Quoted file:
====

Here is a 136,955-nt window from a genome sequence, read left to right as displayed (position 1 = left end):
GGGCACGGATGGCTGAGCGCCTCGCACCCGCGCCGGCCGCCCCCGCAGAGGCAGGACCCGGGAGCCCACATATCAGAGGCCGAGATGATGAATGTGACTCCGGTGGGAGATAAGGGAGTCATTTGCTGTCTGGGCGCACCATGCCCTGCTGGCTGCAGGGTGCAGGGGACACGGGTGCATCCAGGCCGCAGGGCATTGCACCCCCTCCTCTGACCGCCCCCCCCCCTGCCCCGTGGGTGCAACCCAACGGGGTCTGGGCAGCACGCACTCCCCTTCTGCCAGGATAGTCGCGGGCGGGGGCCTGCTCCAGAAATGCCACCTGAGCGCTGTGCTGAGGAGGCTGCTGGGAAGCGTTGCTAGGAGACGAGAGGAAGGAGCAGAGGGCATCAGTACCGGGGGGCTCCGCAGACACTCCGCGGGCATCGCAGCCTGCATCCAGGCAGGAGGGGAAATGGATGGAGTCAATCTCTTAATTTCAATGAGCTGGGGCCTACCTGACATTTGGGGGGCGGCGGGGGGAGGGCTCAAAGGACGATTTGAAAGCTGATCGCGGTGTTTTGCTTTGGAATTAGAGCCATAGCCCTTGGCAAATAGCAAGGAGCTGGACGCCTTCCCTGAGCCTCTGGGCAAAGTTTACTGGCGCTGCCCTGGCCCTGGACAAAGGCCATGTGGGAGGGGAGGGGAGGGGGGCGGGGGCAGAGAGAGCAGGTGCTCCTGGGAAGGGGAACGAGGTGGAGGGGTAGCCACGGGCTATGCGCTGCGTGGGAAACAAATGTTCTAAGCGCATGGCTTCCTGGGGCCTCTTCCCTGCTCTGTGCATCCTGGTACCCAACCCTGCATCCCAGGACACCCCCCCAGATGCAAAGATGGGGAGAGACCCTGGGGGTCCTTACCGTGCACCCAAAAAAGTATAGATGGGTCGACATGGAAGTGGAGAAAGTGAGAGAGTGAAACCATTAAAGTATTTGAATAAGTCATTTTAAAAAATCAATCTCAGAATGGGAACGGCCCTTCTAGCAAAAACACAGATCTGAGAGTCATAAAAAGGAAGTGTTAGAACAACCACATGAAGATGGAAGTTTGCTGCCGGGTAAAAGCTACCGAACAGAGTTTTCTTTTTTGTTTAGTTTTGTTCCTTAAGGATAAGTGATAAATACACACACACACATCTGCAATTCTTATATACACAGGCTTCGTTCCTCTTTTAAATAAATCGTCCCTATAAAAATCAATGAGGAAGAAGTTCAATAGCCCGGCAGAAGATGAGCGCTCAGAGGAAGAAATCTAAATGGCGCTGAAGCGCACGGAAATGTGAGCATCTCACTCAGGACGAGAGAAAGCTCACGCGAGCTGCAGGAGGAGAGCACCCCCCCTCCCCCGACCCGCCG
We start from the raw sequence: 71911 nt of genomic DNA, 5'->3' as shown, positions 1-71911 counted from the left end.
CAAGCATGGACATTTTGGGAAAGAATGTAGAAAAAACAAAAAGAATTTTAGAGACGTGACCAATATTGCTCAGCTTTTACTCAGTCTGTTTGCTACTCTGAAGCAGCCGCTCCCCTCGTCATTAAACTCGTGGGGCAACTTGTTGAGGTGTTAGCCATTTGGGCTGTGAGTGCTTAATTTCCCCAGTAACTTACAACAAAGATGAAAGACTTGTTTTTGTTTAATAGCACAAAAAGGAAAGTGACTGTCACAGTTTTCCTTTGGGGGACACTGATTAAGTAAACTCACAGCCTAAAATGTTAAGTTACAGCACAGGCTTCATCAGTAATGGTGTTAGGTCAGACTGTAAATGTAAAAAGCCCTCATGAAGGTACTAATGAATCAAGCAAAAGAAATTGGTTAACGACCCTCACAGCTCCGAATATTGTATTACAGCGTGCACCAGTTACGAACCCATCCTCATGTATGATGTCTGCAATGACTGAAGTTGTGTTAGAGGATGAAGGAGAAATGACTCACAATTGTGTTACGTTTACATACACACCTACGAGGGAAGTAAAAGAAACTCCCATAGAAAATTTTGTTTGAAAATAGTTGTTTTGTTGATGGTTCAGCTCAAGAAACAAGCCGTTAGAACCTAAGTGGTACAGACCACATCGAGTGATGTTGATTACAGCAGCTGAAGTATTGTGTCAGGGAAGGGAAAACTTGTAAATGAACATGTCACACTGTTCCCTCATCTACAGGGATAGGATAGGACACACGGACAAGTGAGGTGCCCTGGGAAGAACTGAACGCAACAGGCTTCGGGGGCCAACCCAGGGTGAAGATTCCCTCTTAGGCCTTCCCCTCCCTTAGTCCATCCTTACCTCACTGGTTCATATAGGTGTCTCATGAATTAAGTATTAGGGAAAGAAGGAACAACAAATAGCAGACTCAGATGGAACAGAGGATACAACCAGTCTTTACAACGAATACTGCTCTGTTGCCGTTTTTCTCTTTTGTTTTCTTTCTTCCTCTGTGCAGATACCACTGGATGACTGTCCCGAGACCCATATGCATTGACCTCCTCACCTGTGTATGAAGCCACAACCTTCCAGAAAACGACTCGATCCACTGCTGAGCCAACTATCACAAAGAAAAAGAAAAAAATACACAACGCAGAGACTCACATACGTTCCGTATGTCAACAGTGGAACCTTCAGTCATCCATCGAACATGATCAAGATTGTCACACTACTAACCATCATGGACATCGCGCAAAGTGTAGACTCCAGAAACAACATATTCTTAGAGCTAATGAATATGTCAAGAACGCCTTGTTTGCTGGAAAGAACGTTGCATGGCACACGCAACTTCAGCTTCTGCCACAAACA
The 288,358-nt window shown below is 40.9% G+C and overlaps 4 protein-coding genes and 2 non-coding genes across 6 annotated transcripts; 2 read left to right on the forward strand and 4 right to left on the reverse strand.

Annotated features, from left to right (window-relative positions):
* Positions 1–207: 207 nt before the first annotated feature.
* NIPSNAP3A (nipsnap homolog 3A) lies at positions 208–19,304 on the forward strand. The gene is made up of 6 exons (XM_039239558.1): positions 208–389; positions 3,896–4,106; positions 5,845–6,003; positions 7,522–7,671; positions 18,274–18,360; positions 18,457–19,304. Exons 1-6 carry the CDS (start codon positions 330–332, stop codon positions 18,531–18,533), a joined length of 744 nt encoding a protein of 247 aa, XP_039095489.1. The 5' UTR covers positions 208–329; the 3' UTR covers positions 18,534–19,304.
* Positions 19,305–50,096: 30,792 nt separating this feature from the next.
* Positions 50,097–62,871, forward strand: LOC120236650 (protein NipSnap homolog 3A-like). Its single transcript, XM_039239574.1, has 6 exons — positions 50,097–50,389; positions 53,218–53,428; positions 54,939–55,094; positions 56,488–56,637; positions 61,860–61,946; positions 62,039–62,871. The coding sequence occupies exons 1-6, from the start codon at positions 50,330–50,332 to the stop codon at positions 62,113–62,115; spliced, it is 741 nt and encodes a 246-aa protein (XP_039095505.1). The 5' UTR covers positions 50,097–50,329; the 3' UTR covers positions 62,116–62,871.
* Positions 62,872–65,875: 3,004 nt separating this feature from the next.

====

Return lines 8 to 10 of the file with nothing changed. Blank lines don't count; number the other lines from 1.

* NIPSNAP3A (nipsnap homolog 3A) lies at positions 208–19,304 on the forward strand. The gene is made up of 6 exons (XM_039239558.1): positions 208–389; positions 3,896–4,106; positions 5,845–6,003; positions 7,522–7,671; positions 18,274–18,360; positions 18,457–19,304. Exons 1-6 carry the CDS (start codon positions 330–332, stop codon positions 18,531–18,533), a joined length of 744 nt encoding a protein of 247 aa, XP_039095489.1. The 5' UTR covers positions 208–329; the 3' UTR covers positions 18,534–19,304.
* Positions 19,305–50,096: 30,792 nt separating this feature from the next.
* Positions 50,097–62,871, forward strand: LOC120236650 (protein NipSnap homolog 3A-like). Its single transcript, XM_039239574.1, has 6 exons — positions 50,097–50,389; positions 53,218–53,428; positions 54,939–55,094; positions 56,488–56,637; positions 61,860–61,946; positions 62,039–62,871. The coding sequence occupies exons 1-6, from the start codon at positions 50,330–50,332 to the stop codon at positions 62,113–62,115; spliced, it is 741 nt and encodes a 246-aa protein (XP_039095505.1). The 5' UTR covers positions 50,097–50,329; the 3' UTR covers positions 62,116–62,871.